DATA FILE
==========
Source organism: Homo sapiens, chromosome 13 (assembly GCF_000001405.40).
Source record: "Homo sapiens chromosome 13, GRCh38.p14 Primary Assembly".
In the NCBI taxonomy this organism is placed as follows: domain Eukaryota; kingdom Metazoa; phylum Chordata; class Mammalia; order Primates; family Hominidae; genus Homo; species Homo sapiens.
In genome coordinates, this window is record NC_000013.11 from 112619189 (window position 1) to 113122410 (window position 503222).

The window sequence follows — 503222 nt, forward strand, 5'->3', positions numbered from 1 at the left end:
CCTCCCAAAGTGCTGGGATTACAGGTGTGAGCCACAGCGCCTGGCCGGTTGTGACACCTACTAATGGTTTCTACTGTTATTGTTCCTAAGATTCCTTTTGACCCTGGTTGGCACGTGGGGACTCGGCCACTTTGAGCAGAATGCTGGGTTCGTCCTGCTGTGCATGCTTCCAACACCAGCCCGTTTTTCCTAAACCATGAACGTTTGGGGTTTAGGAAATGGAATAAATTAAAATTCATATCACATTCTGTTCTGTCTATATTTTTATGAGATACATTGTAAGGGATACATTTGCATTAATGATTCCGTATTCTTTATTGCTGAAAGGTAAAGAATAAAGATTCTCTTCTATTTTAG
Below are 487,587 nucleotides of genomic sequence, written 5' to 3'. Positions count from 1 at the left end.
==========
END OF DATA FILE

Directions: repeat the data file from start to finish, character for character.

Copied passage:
Source organism: Homo sapiens, chromosome 13 (assembly GCF_000001405.40).
Source record: "Homo sapiens chromosome 13, GRCh38.p14 Primary Assembly".
In the NCBI taxonomy this organism is placed as follows: domain Eukaryota; kingdom Metazoa; phylum Chordata; class Mammalia; order Primates; family Hominidae; genus Homo; species Homo sapiens.
In genome coordinates, this window is record NC_000013.11 from 112619189 (window position 1) to 113122410 (window position 503222).

The window sequence follows — 503222 nt, forward strand, 5'->3', positions numbered from 1 at the left end:
CCTCCCAAAGTGCTGGGATTACAGGTGTGAGCCACAGCGCCTGGCCGGTTGTGACACCTACTAATGGTTTCTACTGTTATTGTTCCTAAGATTCCTTTTGACCCTGGTTGGCACGTGGGGACTCGGCCACTTTGAGCAGAATGCTGGGTTCGTCCTGCTGTGCATGCTTCCAACACCAGCCCGTTTTTCCTAAACCATGAACGTTTGGGGTTTAGGAAATGGAATAAATTAAAATTCATATCACATTCTGTTCTGTCTATATTTTTATGAGATACATTGTAAGGGATACATTTGCATTAATGATTCCGTATTCTTTATTGCTGAAAGGTAAAGAATAAAGATTCTCTTCTATTTTAG
Below are 487,587 nucleotides of genomic sequence, written 5' to 3'. Positions count from 1 at the left end.